Sunday was Teacher’s Day, a national holiday here in China. It says something about a culture, and the importance they place on education and the respect conferred upon teachers, when there’s an entire day set out to honor you. But, as my friend Father Michael said, “the other 364 days belong to the students.” Oh, how right you are.
I was feeling rather ill on Saturday, but by Sunday morning I was feeling much better. I was awake early (well, for a Sunday, at least), was able to clean my apartment, and just sat down in time to be visited by a small group of students, four senior girls from my thesis writing class. They stopped by to spend some time with me (I guess they didn’t hear how boring I am ... Lawler, I need a link to that!), and they gave me a really nice, elaborate tea set.
A few more students stopped by, swelling the ranks to ten. I received a very sweet card, and a dolphin wind chime, from this group, along with a huge bundle of fruit (which I really do need to eat more of). The whind chime is outside, on my balcony, and provides some soft music as I hang my laundry to dry. In explaining how I used to work at a store (Home and Garden Culture) that sold very large wind chimes, the girls blurted out, “but that was the biggest one they had!” So somehow I managed to sound ungrateful … way to go, Teacher Matt.
My students wanted to take me out to lunch, but I knew that wasn’t fair: I had just received an 800 kuai (about $100US) bonus from the school during Friday’s teachers banquet (the banquet that made me feel awful), and I knew that the students were on very tight budgets. So I treated them to lunch.
And now today is my birthday. The big two-two. My early morning class knew it was my birthday, and I walked in to a blackboard covered in a giant colorful “Happy Birthday!” adorned with flowers and hearts. Before I peel my eyes away, the whole class was singing happy birthday and clapping. They really are the best. Of course, I didn’t bring my camera (after promising myself I would bring it everywhere), so I have no pictures to show; the class monitor erased the board (before I could stop her), so that I could use it during class. I had a big bag full of candy that I passed out, and the kids were thrilled to be able to eat the candy—gasp!—during class!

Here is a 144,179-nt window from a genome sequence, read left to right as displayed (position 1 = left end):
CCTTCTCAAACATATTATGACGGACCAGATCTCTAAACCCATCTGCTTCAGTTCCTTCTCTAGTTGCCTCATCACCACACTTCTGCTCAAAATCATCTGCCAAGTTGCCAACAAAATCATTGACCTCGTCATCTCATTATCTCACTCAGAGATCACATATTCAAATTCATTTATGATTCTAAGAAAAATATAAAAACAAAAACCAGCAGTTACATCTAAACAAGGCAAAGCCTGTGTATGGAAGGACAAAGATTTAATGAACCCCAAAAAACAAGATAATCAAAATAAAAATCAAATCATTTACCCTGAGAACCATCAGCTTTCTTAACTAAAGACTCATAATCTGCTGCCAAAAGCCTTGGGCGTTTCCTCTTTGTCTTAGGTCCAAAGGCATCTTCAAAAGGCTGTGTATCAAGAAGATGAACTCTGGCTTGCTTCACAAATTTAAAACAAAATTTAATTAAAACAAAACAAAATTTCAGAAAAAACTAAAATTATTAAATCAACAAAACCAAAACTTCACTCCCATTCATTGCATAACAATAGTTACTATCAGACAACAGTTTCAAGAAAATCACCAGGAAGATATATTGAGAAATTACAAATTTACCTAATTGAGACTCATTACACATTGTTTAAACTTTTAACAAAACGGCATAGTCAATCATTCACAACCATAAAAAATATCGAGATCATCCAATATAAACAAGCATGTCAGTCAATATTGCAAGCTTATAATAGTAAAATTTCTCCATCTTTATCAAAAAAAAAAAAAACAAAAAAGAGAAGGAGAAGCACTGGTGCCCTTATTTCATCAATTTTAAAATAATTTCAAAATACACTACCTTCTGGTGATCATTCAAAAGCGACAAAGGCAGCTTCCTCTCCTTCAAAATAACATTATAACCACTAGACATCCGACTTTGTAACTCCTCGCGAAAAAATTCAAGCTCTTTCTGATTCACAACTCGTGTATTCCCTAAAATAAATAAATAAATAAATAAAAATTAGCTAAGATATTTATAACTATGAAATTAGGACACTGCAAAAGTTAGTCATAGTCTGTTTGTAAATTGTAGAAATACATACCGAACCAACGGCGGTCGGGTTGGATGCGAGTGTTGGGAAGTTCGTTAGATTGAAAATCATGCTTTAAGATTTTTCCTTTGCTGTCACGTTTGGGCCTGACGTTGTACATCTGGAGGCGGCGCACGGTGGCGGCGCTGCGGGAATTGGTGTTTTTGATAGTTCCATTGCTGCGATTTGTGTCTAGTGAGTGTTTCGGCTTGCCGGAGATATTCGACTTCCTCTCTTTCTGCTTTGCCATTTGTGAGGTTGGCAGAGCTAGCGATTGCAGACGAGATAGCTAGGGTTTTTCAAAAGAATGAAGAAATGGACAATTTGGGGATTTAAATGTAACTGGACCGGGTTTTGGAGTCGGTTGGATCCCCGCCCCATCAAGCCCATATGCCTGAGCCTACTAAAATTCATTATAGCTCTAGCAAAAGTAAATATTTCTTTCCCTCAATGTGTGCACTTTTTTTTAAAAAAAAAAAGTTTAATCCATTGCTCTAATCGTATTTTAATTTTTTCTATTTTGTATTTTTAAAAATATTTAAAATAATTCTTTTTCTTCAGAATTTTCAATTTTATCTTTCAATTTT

That bag of candy was supposed to last both classes, but it was empty by the time I left the first. Oh well; I just stopped by the corner shop on my way to my next class and bought a ton of cookies. This class didn’t know it was my birthday, and I started by telling them that today was the MOST IMPORTANT day in all of literature; did anyone know what it was? I was hoping someone would yell out Bloomsday (no one did), so I told them: today was my birthday. The clapped and laughed, wanted to sing, but I told them that first, they had very important class work that could cause them to fail if they didn’t finish it: eat some cookies! … right? Guys? The mock severity must have gone over their heads: they thought I was really about to give them a grade-breaking bit of class work. “OK, that was a joke, you guys,” I laughed, “you’re not going to fail if you don’t eat the cookies.” They got it, I guess, and started laughing the nervous laugh of Chinese students. They sang “happy birthday,” loud and with pride; I’m sure I was “interrupting” one of the other foreign teachers classes. Oh well. Good kids.
Kids. Ha! I told them I turned twenty two today, and they exploded in laughter. They were all mostly twenty three, some of the “young’ins” were twenty two, some were already twenty four. And I’m calling them “kids.”